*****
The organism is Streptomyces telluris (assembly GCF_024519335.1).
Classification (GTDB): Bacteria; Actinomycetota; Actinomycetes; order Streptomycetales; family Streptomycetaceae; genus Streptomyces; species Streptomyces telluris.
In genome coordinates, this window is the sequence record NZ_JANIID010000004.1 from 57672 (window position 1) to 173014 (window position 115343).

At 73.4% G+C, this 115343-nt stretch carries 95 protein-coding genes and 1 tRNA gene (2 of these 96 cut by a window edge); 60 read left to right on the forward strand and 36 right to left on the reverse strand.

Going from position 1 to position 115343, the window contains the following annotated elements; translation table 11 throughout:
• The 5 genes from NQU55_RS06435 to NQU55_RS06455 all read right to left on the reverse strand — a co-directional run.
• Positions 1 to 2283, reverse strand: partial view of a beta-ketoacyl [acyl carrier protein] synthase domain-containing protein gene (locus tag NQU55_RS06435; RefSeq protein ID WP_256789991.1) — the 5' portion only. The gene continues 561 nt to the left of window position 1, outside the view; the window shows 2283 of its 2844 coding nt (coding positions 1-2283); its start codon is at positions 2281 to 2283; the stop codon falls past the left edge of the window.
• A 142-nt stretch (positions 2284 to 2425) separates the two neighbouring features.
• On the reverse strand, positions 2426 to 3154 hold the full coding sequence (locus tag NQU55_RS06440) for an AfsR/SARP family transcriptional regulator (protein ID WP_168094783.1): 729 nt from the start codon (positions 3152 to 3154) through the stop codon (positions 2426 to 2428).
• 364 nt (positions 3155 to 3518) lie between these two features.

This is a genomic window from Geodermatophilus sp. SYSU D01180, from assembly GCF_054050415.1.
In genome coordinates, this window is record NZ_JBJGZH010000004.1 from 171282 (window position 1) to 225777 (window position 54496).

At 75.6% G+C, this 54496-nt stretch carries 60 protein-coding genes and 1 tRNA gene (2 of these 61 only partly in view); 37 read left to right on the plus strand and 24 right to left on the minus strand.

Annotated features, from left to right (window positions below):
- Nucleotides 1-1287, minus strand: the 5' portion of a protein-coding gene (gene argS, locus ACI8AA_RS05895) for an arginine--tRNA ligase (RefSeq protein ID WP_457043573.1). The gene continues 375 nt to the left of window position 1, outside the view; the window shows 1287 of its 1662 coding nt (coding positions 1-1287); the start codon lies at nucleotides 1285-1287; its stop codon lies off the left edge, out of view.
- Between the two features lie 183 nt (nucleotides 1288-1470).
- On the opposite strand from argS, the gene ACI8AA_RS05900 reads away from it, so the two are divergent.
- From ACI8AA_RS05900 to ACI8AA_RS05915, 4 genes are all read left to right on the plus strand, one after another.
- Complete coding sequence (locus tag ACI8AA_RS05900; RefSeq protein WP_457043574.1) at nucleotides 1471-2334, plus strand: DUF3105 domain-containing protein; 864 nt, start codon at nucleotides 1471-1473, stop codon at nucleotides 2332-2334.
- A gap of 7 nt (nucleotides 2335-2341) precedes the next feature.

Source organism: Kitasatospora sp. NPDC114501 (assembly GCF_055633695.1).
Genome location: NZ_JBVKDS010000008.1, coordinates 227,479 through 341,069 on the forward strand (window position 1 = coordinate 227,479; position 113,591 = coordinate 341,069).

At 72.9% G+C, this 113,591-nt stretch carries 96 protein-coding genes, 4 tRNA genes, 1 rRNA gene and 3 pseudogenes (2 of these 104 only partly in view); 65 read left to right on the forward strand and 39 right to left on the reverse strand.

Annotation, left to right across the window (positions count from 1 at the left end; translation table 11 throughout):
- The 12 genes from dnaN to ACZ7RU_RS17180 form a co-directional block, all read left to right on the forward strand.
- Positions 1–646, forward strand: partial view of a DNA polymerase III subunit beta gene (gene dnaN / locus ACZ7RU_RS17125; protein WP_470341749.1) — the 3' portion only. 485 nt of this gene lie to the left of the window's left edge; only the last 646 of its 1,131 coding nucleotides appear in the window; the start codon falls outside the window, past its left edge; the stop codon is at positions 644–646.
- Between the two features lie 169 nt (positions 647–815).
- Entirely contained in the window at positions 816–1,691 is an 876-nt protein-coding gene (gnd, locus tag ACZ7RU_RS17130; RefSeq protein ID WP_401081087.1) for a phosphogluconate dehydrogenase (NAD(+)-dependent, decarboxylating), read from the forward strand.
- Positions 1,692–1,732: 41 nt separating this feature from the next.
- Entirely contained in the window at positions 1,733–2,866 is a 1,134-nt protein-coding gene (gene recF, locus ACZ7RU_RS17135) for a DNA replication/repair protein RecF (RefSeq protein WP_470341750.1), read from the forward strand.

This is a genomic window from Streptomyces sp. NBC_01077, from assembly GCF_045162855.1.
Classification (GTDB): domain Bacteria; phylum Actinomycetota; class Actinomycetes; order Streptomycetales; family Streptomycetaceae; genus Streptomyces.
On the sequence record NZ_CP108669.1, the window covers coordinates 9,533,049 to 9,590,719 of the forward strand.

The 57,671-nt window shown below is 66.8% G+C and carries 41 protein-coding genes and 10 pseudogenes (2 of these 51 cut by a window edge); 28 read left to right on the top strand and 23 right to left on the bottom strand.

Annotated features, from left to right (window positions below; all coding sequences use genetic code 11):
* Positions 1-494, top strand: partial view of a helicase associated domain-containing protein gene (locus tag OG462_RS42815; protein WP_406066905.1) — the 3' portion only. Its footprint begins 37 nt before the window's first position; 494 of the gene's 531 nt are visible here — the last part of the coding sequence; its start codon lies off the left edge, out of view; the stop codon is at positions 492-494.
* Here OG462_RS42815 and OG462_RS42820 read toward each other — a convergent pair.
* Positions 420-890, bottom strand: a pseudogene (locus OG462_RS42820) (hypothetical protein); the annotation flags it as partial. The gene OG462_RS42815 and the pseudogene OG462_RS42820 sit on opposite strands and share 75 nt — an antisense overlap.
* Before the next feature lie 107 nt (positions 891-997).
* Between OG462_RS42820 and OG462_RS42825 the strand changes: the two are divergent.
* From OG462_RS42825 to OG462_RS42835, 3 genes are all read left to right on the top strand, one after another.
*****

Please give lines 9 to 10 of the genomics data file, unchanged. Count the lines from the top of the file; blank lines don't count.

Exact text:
• On the reverse strand, positions 2426 to 3154 hold the full coding sequence (locus tag NQU55_RS06440) for an AfsR/SARP family transcriptional regulator (protein ID WP_168094783.1): 729 nt from the start codon (positions 3152 to 3154) through the stop codon (positions 2426 to 2428).
• 364 nt (positions 3155 to 3518) lie between these two features.